Johnson & Johnson (NYSE:JNJ) is one of America’s most well-known brands, and it also has the largest market capitalization of any healthcare company in the U.S. But is JNJ stock a buy today?
In fact, the 134-year-old company still has quite a bit going for it. It is broadly diversified, has a stellar balance sheet, and offers one of the few truly disaster-proof dividends out there.
Not everything is going well for Johnson & Johnson; the novel coronavirus has negatively affected its earnings for the time being. However, on the whole, if you’re looking for conservative stocks that pay good dividends, J&J should be on your radar today.
Johnson & Johnson: More Than Meets The Eye
Johnson & Johnson has a reputation for selling consumer products. It makes all sorts of everyday things, many of which you probably have in your medicine cabinet.
However, that’s not the only or even the biggest component of J&J’s business. Rather, the lion’s share of its profits is generated by its pharmaceuticals business. It also has a major stake in the medical-devices arena as well.
The company’s three businesses impact its value in a few different ways. The consumer-products part of the business is highly valuable, as it has huge profit margins and well-known brands.
The medical-devices unit produces a solid income stream as well; once surgeons learn how to use a company’s devices, they rarely want to switch to competitors’ products unless they work much better.
However, J&J’s key pharma unit has additional risks that the other two divisions don’t have. First, pharma is prone to problems with patent expirations. Drug makers can spend hundreds of millions of dollars on getting a drug approved and then only have 10 or 15 years to benefit from its profits before it loses patent protection. After that occurs, generic offerings will greatly reduce the cash generated by the drug.
Risk mounted for JNJ stock last year as it appeared that Bernie Sanders had a credible path toward the White House. A Sanders victory could have led to a drastic overhaul of America’s entire medical system.
However, once Joe Biden won the nomination, it became increasingly clear that the sector’s business would go on as usual. Now it seems that Johnson & Johnson’s pharmaceutical unit shouldn’t face too much political risk until at least 2024.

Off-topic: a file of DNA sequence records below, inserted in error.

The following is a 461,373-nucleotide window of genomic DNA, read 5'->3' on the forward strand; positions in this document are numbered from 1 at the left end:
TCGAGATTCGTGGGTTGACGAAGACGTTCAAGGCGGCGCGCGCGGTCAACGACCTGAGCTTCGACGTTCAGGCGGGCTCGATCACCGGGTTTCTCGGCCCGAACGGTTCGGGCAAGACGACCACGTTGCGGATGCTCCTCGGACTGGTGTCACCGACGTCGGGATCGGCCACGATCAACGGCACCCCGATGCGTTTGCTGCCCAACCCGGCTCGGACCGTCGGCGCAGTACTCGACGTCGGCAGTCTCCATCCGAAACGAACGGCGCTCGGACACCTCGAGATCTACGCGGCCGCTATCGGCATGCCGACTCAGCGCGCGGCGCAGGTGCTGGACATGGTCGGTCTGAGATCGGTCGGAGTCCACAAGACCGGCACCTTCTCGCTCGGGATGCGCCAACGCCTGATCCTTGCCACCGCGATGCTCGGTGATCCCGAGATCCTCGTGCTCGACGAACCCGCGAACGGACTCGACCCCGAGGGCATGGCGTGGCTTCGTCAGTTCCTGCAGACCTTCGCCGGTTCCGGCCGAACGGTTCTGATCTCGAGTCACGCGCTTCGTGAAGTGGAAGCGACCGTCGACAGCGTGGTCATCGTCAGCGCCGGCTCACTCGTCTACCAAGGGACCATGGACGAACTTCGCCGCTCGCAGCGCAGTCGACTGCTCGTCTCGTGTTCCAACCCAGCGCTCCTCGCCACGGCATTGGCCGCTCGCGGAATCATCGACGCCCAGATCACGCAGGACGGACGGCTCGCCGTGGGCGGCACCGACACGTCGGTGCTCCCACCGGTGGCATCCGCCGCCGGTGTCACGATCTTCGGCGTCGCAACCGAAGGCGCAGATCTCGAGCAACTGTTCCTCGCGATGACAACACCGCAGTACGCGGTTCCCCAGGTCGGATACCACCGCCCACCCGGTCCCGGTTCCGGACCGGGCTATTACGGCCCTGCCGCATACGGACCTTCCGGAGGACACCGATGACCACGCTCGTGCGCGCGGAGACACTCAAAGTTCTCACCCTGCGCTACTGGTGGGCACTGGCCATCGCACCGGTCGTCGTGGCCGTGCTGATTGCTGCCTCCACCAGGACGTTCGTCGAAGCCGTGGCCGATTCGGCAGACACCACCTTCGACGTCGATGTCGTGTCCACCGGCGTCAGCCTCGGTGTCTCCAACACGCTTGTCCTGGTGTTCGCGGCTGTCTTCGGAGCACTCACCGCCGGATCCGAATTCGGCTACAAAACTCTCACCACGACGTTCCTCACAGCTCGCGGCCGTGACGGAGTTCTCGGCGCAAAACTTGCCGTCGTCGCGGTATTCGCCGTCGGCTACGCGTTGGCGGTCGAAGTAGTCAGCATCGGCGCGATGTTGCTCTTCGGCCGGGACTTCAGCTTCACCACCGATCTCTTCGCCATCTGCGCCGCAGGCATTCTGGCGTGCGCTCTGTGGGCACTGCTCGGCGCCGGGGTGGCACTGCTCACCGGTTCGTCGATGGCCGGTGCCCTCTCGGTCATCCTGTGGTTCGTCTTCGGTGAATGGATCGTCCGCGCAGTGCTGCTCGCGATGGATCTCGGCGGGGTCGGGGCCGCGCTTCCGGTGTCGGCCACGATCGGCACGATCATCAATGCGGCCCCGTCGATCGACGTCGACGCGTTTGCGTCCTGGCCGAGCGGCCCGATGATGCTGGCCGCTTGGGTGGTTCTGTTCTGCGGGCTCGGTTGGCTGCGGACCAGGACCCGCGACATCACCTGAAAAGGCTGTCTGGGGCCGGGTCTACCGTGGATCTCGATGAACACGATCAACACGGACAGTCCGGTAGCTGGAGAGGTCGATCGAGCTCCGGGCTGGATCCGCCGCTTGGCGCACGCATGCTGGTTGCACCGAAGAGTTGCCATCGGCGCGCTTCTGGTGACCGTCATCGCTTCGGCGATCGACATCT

The Coronavirus Slowdown Will Reverse
Another part of Johnson & Johnson — its medical-devices unit — has hurt it this year. The division’s sales plummeted 34% year-over-year in Q2.
That is because much of the business’ products are sold to hospitals and used in elective surgeries. However, due to the Covid-19 pandemic, hospitals hit the pause button on elective surgeries, in order to keep beds available for patients with the coronavirus.
In addition, many people are understandably concerned about going to a hospital during the pandemic and have delayed their elective surgeries.
However the sales of medical devices are climbing again after the Covid-19-induced slowdown. And while the virus is still causing trouble for the time being, as a vaccine approaches, the coast should be clear for elective surgeries in the coming months.
The Safe and Growing Dividend
Even in a market in which people are chasing yield, JNJ stock is offering its usual 2.7% yield or so. Over the past five years, Johnson & Johnson’s dividend yields have always been between 2.5% and 3.0%. Thus, the current dividend yield is right in line with the company’s recent history.
Many other yield-paying investments — both in fixed income and in the stock market — have surged over the past year. With interest rates reaching new lows repeatedly, the yield on JNJ stock would be expected to have decreased as well.
Instead, the shares still offer their historical average level of yield. That’s increasingly attractive in comparison with alternative options.
The Verdict on JNJ Stock
To be fair, Johnson & Johnson isn’t perfect now. Its growth is on the slow side. Over the past ten years, the company’s revenues, earnings, and free cash flow have all grown at a 3% annual clip. That’s better than nothing, but barely topping inflation isn’t too exciting either.
That said, since the company’s earnings are high, it doesn’t need to grow rapidly to do OK. As long as J&J can achieve at least modest increases in its earnings and revenues every year, its shares should be able to maintain their current P/E ratio or even trade at a higher valuation.
If the S&P 500 was still in a bear market, JNJ stock, trading around $145 per share, wouldn’t be that exciting now.
But the major stock indexes recently made fresh new all-time highs. Given that backdrop, investors seeking safe blue-chip stocks should consider alternatives besides the major indexes.
Johnson & Johnson is one such option. Its 2.7% dividend yield and steady annual dividend increases are simply going to crush fixed-income funds in the coming years.
On the date of publication, Ian Bezek held a long position in JNJ stock.
Ian Bezek has written more than 1,000 articles for InvestorPlace.com and Seeking Alpha. He also worked as a Junior Analyst for Kerrisdale Capital, a $300 million New York City-based hedge fund. You can reach him on Twitter at @irbezek.